New Thinking

By and Suzann D

With a variety of suburban markets part of the development wave fed by employment growth, more and more apartments in suburban locations are providing an alternative to single-family housing, writes editorial director Suzann D. Silverman in her monthly column.

Editorial Director Suzann D. Silverman

Editorial Director Suzann D. Silverman

Well into the economic cycle, development continues to add to the U.S. apartment inventory as employment growth drives movement to major cities, and particularly to the Sunbelt, according to Yardi Matrix’s monthly multifamily report for March. In fact, according to the report, apartment deliveries should hit a cycle high this year—a positive sign, despite the resultant drop in occupancy across nearly all of the top 30 markets in the 12 months ending in March, weakened rent growth and a nevertheless persistent affordability problem.


Urban apartments have benefited from that employment growth, which is complemented by the lure of a walkable live-work-play environment and the ease of lock-and-leave apartment life that continue to attract Millennials and Baby Boomers alike. But a variety of suburban markets are also part of the development wave, not only providing easy access to city jobs as communities emerge along public transit lines but also creating mixed-use microcosms that offer a measure of urban vitality to those preferring to eschew the commute or big-city life. In fact, nearly two-thirds of all renters nationally live less than 30 minutes from their jobs, according to National Multifamily Housing Council data—and those can’t all be city dwellers.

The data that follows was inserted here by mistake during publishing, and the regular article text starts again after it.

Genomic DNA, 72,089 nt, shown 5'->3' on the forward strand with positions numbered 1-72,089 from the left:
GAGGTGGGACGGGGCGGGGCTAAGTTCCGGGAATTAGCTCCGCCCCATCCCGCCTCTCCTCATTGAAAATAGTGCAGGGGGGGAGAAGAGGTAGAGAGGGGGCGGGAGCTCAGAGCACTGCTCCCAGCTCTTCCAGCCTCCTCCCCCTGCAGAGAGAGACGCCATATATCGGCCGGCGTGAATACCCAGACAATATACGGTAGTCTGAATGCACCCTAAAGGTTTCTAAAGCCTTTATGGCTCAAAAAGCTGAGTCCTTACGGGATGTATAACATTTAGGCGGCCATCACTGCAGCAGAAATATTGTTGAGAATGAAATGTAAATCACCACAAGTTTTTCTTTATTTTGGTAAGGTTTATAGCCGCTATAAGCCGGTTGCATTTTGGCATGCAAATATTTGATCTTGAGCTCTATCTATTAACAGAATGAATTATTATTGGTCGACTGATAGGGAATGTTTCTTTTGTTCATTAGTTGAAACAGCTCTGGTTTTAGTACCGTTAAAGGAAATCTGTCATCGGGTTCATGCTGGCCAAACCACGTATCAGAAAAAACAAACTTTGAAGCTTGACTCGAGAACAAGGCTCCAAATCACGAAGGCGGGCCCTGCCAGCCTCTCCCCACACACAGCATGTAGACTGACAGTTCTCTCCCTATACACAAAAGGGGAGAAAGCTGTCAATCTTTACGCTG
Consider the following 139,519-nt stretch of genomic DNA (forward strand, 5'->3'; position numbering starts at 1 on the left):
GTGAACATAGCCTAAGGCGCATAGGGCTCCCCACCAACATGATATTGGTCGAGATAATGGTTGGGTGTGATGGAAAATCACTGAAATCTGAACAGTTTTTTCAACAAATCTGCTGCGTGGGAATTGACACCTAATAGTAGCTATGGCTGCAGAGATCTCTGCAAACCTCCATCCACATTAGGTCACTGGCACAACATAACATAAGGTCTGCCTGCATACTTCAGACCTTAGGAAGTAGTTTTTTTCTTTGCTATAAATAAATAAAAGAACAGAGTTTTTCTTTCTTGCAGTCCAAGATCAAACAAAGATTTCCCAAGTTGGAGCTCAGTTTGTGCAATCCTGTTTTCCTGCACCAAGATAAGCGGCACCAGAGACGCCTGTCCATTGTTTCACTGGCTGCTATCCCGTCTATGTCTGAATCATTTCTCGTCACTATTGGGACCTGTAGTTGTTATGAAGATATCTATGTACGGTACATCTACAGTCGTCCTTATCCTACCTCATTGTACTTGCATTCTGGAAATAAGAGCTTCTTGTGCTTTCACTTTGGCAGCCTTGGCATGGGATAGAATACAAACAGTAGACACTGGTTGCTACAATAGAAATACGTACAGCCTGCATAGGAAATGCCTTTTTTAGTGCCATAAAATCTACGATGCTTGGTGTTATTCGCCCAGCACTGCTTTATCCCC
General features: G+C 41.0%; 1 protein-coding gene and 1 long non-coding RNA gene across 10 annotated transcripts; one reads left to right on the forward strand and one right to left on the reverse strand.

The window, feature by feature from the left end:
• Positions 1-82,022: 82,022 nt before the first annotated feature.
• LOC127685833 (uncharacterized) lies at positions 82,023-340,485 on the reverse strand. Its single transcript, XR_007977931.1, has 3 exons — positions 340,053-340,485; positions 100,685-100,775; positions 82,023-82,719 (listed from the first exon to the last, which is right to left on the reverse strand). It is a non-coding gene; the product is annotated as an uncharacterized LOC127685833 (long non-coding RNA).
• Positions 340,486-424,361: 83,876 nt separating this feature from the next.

While renter-occupied housing still comprises just 37 percent of U.S. households and 35 percent of residents, according to the NMHC, more and more apartments in suburban locations are providing an alternative to single-family housing. Once considered solely a city phenomenon, residential density now cuts across the urban-suburban boundary, leading the NMHC to conclude that the traditional divide no longer provides an accurate measure of metro-specific demographic characteristics. As an alternative, it has begun to examine the densities themselves, irrespective of municipal delineations, a strategy that it is finding allows for more accurate analysis of both housing stock and its residents.

Those densities seem hardly likely to remain static, necessitating ongoing analysis to help determine new approaches to urban planning and evaluation of resident requirements. Add to that the growing array of opportunities to build communities sustainably and safely, operate them efficiently, tighten security, and improve residents’ way of life through services and amenities, and the possibilities for advancement seem never-ending—and with them, potential for increased occupancy and rents.

Possibilities are everywhere, and constantly evolving: Take Jonathan Rose Cos. and L+M Development Partners’ construction of Sendero Verde in Harlem using the Passive House concept. Or Jonathan Holtzman’s hospitality-derived customer service practices applied first with Village Green communities and now through his new company, City Club Apartments. What new ideas are you pursuing?

You’ll find more on this topic in the May 2018 issue of MHN.

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